So it works well on twisty roads, then?
Emphatically so. A couple of times, I found myself wishing for a fraction more vertical control in the damping, but then I realized that if it was any stiffer and tighter, it would be a GT3. But more than that, I just really enjoyed it. The steering is especially impressive. Like the damping, there’s maybe a hint of deadness around the center when you’re going fast, but at all other times, it’s a delight: The response you want, when you want it. And this means the 911 Turbo is actually at its best when it’s just gusting about: You get lovely steering on the way into corners, and traction and boost on the way out.
As a daily driver?
It’s the ultimate, really. You might have to drop low into it, but all-around visibility is peerless, the front cargo area is big, the rear seats are bigger (and can handle actual teenagers), and the interior gives you what you need, where you need it—and looks great while doing so. If you’re on a good road and enjoying yourself, you’ll only be concerned about maybe changing the drive mode, the exhaust noise, or the damper stiffness. And that’s easy—there’s the rotary dial on the steering wheel for the former, and a row of lovely toggle switches below the screen on the dash. I’d like the gear display on the central rev counter to be bigger, and the gearbox to stay in manual when I change mode. But apart from that? Very little.
If you’re commuting (hopefully something most of us can avoid in future), then the rotary controls on the steering wheel give you access to most functions, with everything else in the touchscreen. There’s a 570-watt, 12-speaker Bose system that does a more-than-acceptable job. You’re always more aware of a car’s ride when you have passengers on board, wanting them to find it smooth and easy. In those circumstances, you’re aware the 911 Turbo is still a sports car. It does the GT thing convincingly because of its habitability and equipment and ease of use, but it’s positive rather than plush, and if you’re unlucky enough to encounter a concrete highway surface, tire roar is an issue. But yeah, it’ll lap up mileage with ease and economy—I know Porsche says 10km/L overall, but with eight gears and long ratios in the top ones, you’ll easily get 11.5km/L—take it easy and that’s about 640km on a tank.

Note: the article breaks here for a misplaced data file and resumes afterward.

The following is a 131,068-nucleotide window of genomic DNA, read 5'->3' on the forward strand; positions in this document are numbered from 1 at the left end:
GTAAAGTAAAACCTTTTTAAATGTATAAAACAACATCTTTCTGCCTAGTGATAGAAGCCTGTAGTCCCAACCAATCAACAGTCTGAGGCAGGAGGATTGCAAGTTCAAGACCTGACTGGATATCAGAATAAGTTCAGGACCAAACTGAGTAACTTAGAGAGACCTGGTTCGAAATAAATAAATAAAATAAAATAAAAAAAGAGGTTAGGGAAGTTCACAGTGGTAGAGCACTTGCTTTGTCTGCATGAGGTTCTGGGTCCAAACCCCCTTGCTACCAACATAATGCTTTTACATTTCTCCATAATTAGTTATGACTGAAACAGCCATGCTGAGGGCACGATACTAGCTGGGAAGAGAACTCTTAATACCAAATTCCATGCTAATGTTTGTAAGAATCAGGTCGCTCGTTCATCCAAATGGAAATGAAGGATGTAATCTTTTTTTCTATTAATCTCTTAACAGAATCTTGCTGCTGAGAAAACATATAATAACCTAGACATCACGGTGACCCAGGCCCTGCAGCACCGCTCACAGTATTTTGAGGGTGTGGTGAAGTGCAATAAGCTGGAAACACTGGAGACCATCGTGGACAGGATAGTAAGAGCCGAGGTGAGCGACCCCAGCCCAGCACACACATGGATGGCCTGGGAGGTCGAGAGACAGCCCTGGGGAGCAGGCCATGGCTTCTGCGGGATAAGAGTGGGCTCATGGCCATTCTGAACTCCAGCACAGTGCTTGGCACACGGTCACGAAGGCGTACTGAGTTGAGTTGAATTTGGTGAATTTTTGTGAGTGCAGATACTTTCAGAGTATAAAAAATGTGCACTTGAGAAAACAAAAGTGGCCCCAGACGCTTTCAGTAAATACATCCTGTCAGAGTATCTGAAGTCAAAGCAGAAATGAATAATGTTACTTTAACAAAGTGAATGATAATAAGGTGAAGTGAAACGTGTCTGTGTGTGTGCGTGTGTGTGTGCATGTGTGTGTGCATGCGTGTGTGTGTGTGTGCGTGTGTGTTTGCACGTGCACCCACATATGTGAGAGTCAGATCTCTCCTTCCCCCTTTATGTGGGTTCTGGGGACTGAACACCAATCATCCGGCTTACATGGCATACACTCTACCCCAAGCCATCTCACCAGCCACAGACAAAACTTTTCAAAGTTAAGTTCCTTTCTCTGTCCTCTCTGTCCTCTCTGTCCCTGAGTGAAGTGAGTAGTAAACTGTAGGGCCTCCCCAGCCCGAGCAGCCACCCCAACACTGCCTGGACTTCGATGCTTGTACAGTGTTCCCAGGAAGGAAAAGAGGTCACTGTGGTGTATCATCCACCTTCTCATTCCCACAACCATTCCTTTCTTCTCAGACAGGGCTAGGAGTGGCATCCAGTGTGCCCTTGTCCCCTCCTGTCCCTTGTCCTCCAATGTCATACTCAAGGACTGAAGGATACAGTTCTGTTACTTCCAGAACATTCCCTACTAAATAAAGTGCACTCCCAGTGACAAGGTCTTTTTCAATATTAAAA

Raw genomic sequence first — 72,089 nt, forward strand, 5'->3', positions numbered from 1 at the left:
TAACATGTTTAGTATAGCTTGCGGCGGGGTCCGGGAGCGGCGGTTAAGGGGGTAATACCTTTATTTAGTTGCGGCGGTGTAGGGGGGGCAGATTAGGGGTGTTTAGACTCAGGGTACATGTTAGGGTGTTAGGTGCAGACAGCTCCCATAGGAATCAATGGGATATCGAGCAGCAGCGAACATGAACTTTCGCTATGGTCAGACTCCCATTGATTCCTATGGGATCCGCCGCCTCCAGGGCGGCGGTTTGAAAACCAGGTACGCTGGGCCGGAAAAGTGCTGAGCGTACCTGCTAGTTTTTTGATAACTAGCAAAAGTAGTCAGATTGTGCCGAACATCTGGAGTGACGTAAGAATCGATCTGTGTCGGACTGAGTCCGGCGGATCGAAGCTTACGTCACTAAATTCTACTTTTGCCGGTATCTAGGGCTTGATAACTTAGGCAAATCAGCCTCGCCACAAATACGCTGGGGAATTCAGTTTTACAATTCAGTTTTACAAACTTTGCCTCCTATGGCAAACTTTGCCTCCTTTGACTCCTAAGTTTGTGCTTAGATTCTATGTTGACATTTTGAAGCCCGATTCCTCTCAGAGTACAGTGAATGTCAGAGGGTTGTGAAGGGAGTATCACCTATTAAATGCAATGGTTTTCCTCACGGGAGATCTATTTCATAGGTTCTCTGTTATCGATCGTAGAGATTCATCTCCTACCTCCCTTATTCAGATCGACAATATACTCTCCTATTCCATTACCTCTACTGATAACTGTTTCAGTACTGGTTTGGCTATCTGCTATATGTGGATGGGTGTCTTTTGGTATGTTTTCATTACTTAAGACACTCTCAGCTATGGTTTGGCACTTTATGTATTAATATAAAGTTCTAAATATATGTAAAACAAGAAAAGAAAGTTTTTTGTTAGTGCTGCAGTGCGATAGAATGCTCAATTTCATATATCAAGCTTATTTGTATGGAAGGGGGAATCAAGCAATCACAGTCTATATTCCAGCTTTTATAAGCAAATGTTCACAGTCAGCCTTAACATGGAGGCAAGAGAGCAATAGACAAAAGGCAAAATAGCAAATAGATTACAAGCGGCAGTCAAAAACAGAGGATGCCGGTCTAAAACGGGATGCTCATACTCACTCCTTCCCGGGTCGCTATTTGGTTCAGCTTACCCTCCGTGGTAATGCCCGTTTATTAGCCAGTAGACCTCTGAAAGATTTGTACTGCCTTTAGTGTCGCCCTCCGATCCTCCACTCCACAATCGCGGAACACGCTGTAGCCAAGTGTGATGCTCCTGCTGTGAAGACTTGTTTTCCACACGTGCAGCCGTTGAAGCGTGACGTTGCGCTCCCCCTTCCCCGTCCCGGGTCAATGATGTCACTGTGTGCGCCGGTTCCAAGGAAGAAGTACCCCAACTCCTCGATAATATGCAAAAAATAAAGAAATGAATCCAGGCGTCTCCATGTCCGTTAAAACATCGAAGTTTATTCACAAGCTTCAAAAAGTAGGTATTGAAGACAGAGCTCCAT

Right, enough pragmatism—how fast does it actually go?
Porsche says 0-100kph in 2.7sec. Ours did 0-60mph (97kph) in 2.5sec, then 100mph (160kph) in 5.6sec. Which makes it faster than anything this side of a McLaren 720S or a Ferrari 488 Pista. And perhaps most interestingly, it’s more rapid than a Taycan Turbo S. I’ll do another story with a bigger breakdown of numbers and stats, but rest assured, the 911 Turbo is still a monster.
Does it justify the expense over a regular 911 Carrera?
Yes. I’m still unconvinced about regular 911s having turbos, but I will admit the regular 911 Carrera—not even the S—is about as fast and rounded a sports car as you’d ever need. It’s bloody good. And there are several companies out there that will crank up the power of a standard Carrera to near-Turbo S levels.
However, even at £155,000 (P9.69 million), this Turbo S is compelling. The way it drives is different enough to justify its price and existence, and it performs a subtly different role—not just as the pinnacle of the 911 range, but in the way it celebrates and uses its turbos, the fact that you have to work with them. It’s heavier, especially at the back, but uses that extra mass so well to deliver traction and force. I think, with its more locked-down front end, lovely steering, and mesmerizing ability, it’s comfortably the best 911 Turbo ever. I hate that lazy, trite phrase, but here, it fits.
NOTE: This article first appeared on TopGear.com. Minor edits have been made.